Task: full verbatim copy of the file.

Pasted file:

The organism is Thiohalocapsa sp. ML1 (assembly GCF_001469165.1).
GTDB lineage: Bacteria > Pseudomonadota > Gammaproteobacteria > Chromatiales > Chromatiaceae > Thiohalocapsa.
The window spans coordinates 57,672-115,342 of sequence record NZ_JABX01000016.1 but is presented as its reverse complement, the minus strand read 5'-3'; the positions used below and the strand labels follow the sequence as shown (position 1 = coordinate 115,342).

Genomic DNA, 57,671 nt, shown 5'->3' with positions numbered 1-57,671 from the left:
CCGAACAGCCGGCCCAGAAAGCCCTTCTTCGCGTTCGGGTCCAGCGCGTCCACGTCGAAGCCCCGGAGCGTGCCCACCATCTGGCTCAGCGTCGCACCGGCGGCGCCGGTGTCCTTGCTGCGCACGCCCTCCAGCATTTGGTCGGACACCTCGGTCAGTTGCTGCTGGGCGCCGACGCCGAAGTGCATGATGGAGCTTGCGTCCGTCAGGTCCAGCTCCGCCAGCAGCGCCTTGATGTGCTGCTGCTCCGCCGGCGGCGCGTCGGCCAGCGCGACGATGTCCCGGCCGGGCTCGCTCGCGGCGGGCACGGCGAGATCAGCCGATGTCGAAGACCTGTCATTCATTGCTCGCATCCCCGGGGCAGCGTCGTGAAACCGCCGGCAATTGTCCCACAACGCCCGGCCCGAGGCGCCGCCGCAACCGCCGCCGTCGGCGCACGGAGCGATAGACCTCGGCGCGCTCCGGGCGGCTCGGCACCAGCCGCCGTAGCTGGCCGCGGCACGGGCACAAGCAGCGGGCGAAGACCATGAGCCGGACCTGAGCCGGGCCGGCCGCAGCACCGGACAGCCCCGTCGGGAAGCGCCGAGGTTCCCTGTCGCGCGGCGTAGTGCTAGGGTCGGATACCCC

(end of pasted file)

The organism is Thiohalocapsa sp. ML1 (assembly GCF_001469165.1).
GTDB lineage: Bacteria > Pseudomonadota > Gammaproteobacteria > Chromatiales > Chromatiaceae > Thiohalocapsa.
The window spans coordinates 57,672-115,342 of sequence record NZ_JABX01000016.1 but is presented as its reverse complement, the minus strand read 5'-3'; the positions used below and the strand labels follow the sequence as shown (position 1 = coordinate 115,342).

Genomic DNA, 57,671 nt, shown 5'->3' with positions numbered 1-57,671 from the left:
CCGAACAGCCGGCCCAGAAAGCCCTTCTTCGCGTTCGGGTCCAGCGCGTCCACGTCGAAGCCCCGGAGCGTGCCCACCATCTGGCTCAGCGTCGCACCGGCGGCGCCGGTGTCCTTGCTGCGCACGCCCTCCAGCATTTGGTCGGACACCTCGGTCAGTTGCTGCTGGGCGCCGACGCCGAAGTGCATGATGGAGCTTGCGTCCGTCAGGTCCAGCTCCGCCAGCAGCGCCTTGATGTGCTGCTGCTCCGCCGGCGGCGCGTCGGCCAGCGCGACGATGTCCCGGCCGGGCTCGCTCGCGGCGGGCACGGCGAGATCAGCCGATGTCGAAGACCTGTCATTCATTGCTCGCATCCCCGGGGCAGCGTCGTGAAACCGCCGGCAATTGTCCCACAACGCCCGGCCCGAGGCGCCGCCGCAACCGCCGCCGTCGGCGCACGGAGCGATAGACCTCGGCGCGCTCCGGGCGGCTCGGCACCAGCCGCCGTAGCTGGCCGCGGCACGGGCACAAGCAGCGGGCGAAGACCATGAGCCGGACCTGAGCCGGGCCGGCCGCAGCACCGGACAGCCCCGTCGGGAAGCGCCGAGGTTCCCTGTCGCGCGGCGTAGTGCTAGGGTCGGATACCCC